Other suitable fonts to try are Adobe Garamond or ITC New Baskerville Std for classic typography, or Helevetica for a more modern look.
You can also choose a typeface which is more decorative or showy, to allow titles and headers to stand out. Here, I used the glyphs available in Davys, which has lots of quirky, vintage-style characters. This will suit a classic novel like Moby Dick very well.
Returning to the text frame we created in Step 3, above, select the Type Tool (T) and click once into the frame. Go to Type > Insert Special Character > Markers > Current Page Number to insert a page marker into the frame. This will appear as an A character.
Set the Font to Adobe Caslon Pro Regular, Size 9 pt, and adjust the Orientation of the text to Align Center from the Character Formatting Controls panel running along the top of your screen. Keep the Font Color as [Black]. We’ll be working in [Black] all the way through the tutorial if not otherwise stated.
Open the Glyphs panel (Window > Type & Tables > Glyphs) and insert a decorative glyph from the Davys character set on either side of the page number. Allow a space between the glyph and the page number on either side.
Select the text frame with the Selection Tool (V, Escape) and Edit > Copy and Edit > Paste. Manoeuvre this second frame onto the right page, centering it on the guide.
Return to the left-hand page of the Master spread, and navigate to the top of the page.
Use the Type Tool (T) to create a text frame 102 mm in Width and 2.5 mm in Height. Position this between the outside and inside margins, resting the bottom of the text frame on the top margin.
Type Name of Book, in this example Moby Dick, and set the Font to Adobe Caslon Pro Semibold, Size 7 pt, Orientation to Align Center, and click the All Caps icon in the Character Formatting Controls panel.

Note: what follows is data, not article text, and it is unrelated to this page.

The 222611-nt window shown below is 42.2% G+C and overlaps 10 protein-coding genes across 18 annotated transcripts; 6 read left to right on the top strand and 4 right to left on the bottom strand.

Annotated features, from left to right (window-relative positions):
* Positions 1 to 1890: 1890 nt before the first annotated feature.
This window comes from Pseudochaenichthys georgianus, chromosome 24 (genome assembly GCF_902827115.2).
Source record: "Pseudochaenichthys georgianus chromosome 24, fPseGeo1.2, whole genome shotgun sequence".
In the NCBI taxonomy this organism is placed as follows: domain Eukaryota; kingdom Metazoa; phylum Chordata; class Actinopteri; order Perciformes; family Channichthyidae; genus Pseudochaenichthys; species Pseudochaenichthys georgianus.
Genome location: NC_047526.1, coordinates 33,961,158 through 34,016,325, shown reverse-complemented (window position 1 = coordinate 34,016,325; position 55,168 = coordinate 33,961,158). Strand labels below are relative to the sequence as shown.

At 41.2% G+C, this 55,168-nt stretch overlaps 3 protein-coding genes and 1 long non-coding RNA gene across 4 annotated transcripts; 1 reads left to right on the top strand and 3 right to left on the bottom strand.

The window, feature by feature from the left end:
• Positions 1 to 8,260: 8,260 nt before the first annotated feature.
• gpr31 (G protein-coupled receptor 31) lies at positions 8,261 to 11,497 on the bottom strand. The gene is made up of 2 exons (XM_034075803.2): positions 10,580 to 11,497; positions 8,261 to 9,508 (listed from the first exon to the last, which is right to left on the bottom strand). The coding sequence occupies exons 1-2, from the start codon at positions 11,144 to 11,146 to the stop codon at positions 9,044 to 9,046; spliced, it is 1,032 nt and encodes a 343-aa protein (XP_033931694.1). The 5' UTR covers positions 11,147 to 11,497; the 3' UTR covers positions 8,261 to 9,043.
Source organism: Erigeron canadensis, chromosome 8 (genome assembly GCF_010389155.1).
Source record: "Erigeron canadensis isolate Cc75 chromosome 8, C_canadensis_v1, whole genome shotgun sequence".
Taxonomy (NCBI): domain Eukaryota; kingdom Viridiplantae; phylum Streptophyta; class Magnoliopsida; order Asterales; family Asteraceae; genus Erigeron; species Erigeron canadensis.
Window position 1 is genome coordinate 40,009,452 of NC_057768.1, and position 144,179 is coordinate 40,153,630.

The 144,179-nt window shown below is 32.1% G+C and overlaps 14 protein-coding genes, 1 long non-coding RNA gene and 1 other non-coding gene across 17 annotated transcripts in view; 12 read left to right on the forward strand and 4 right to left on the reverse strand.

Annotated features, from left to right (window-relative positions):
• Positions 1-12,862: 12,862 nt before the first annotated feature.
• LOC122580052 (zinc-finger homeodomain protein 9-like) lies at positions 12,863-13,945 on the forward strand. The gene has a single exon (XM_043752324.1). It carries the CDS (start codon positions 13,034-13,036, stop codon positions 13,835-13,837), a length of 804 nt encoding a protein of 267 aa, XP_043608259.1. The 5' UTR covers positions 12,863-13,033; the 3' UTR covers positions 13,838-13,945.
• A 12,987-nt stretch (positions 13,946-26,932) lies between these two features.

Select the Line Tool (\) and, holding down Shift, drag from left to right to create a horizontal line 37 mm in Length. Set the Stroke Color to [Black].
Open the Stroke Panel (Window > Stroke); set the Weight to 0.35 mm and Type to Thin - Thick. Set the Start and End values to Bar. Position this line centrally under the text frame you created in the previous step, as shown below.
Drag your mouse across the top of the left page to select both the text frame (the running header) and the line below it. Edit > Copy and Edit > Paste and manoeuvre these into a mirrored position on the right page.
Adjust the text of this copied text frame to read Chapter Name, here Chapter One.
You now have page numbers and running headers ready to be applied to the pages in your book.
Your Master is almost finished. We need just one more element: the text frames for the text of the book.
Remaining on A-Master-Body Text, select the Type Tool (T) and drag to create a text frame 102 mm in Width and 149.5 mm in Height. Position this at Y position 23 mm on the left-hand page, between the outside and inside margins.
Select the text frame and Edit > Copy, Edit > Paste. Move this second frame into an identical position on the right page.
Hover your cursor over the bottom-right corner of the text frame on the left page. You’ll notice a small white box. Click once on the box and click again in the text frame on the right-hand page to thread the two text frames together.
When you drop text onto pages in your document, InDesign will note the fact that the text frames are connected across the spread, allowing your text to flow continuously throughout the chapter.
3. Set Up Your Second Master
We also need to create a Master which can be applied to the page at the start of a chapter. It will be slightly different to the first Master; text will start lower down the page and there will be a prominent chapter title.
Return to the Pages panel (Window > Pages) and navigate to the top-right corner of the panel. Click to access the drop-down menu and select New Master.
In the New Master window, retain the prefix as B, and rename the Master as Master - Start of Chapter. Click OK.
Double-click, for now, on the page icon for A-Master-Body Text in the Pages panel to bring up your first Master spread on screen. Drag your mouse over the whole of the left page to select the left-hand running header, text frame, and the left-hand page number. Hold Shift and drag over the lower half of the right page of the spread to select the right-hand page number as well. Go to Edit > Copy.
Double-click on the page icon next to B-Master-Start of Chapter to bring the Master up on screen. Go to Edit > Paste in Place. The page number markers will automatically adjust to a B prefix.